SM-1 RIM-66 / RIM-67 Standard Missile
Standard Missile-1 (SM-1) entered production in 1967, and is still operational with many international navies. In preparation for the U.S. Navy's withdrawal of its SM-1 compatible ships, support transitioned to Raytheon. Raytheon led a team of companies which provide users with continued access to spares and repair services for the foreseeable future.
Standard-1 (SM-1) and Standard-2 (SM-2), medium-range (MR), and extended-range (ER) missiles have a cylindrical airframe. The airframe tapers into a radome, four fixed dorsal fins, and four independently movable steering control surfaces.
Standard-1 (RIM-66) is a medium-range (MR), surface-launched missile employing passive or semiactive homing. It is propelled by an integral dual-thrust rocket motor. The SM-1 MR is installed on FFG-, DDG-, CG-, and CGN-class ships equipped with Aegis and a Tartar combat system.
Standard-1 (RIM-67) is an extended-range (ER), surface-launched missile employing passive/ semiactive homing or midcourse command guidance. It is propelled by a detachable rocket booster and an integral sustainer rocket motor. SM-1 ER is installed on CGN-, CG-, and DDG-37- class ships equipped with Terrier combat systems.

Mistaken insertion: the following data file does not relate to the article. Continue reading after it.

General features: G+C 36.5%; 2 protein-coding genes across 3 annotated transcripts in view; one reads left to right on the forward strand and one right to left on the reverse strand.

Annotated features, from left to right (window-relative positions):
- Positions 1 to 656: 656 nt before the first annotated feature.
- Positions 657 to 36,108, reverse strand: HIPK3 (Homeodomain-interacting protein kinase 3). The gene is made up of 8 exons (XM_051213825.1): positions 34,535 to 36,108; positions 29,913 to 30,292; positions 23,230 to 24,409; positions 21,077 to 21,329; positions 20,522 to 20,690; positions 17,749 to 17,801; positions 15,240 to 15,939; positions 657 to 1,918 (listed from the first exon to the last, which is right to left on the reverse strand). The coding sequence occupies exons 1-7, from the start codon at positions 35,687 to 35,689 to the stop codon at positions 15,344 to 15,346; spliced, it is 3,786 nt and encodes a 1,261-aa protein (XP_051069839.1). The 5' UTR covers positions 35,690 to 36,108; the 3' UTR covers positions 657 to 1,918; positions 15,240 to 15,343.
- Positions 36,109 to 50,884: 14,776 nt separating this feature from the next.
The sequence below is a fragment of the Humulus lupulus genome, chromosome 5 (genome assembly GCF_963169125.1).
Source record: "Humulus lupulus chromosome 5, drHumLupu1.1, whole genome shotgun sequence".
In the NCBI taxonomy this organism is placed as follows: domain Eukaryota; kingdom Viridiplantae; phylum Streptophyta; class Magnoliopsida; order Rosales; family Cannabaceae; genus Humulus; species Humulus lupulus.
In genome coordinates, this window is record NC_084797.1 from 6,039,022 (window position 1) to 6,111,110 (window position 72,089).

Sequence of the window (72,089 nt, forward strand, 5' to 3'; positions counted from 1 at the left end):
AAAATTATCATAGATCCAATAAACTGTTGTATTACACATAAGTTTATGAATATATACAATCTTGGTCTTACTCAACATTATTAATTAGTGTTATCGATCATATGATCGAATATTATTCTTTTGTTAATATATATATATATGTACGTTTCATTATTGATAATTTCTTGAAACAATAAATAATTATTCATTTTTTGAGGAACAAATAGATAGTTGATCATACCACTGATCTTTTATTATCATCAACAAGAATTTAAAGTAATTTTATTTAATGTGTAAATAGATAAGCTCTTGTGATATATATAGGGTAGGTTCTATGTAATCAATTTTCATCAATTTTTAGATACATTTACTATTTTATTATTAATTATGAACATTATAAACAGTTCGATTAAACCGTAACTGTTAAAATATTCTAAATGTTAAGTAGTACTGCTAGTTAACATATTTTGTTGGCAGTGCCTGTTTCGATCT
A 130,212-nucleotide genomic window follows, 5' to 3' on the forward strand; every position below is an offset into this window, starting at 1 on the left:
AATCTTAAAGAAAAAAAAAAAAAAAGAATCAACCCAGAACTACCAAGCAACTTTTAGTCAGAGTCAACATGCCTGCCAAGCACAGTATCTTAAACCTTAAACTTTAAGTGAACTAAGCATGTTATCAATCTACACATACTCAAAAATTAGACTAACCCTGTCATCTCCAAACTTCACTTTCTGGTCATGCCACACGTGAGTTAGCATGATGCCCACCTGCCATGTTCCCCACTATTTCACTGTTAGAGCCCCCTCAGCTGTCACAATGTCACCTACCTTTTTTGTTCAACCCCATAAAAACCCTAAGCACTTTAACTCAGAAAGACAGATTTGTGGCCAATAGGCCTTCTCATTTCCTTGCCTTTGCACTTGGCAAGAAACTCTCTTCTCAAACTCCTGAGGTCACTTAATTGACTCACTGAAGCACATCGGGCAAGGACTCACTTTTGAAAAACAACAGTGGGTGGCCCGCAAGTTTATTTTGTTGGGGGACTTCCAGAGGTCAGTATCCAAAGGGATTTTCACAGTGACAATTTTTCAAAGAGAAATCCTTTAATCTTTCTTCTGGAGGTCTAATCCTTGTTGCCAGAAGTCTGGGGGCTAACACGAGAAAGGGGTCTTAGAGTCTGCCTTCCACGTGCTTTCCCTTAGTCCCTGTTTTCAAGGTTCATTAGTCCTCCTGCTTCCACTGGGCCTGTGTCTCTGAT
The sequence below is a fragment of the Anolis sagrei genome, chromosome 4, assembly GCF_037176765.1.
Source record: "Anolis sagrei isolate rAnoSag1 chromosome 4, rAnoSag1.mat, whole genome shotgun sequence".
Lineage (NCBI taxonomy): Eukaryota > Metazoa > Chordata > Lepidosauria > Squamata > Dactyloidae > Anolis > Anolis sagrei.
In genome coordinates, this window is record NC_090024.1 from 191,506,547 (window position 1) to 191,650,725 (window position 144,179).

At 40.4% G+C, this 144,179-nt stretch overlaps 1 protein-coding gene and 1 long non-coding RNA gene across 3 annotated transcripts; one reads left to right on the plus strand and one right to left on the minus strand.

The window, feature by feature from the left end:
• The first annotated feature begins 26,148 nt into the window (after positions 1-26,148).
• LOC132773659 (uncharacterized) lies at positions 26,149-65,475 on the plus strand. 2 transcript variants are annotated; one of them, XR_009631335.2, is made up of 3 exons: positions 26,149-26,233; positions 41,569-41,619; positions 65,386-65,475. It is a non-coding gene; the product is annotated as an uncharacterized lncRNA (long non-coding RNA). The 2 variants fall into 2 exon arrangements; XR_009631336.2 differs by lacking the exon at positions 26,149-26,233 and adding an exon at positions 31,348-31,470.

On 21 February 1995 Hughes Missile Systems Company, Tucson, Ariz., was awarded an additional $5,501,585 to a previously awarded contract to exercise options for 10 SM-1 BLK VIA All-Up-Round (AUR) missiles and spare missile components for the government of Japan under the Foreign Military Sales Program (FMS).
On 29 December 1994 Hughes Missile Systems Company, Tucson, Arizona, was awarded a $78,667,984 fixed-price definitizing contract modification. This modification definitized the long lead material contract N00024-94-C-5322, awarded in October 1993, to support production of 154 STANDARD Missile (SM-1) Block VI All-Up-Round missiles and missile components. This modification also included an option for 10 missiles and spare missile components valued at $5,502,243. Work will be performed in Highland Park, Arkansas (4 percent), and Tucson, Arizona (96 percent), and is expected to be completed by October 1996.
Oliver Hazard Perry class frigates use the SM-1 MR. The SM-1 was phased out of US service in 2003.
|Join the GlobalSecurity.org mailing list|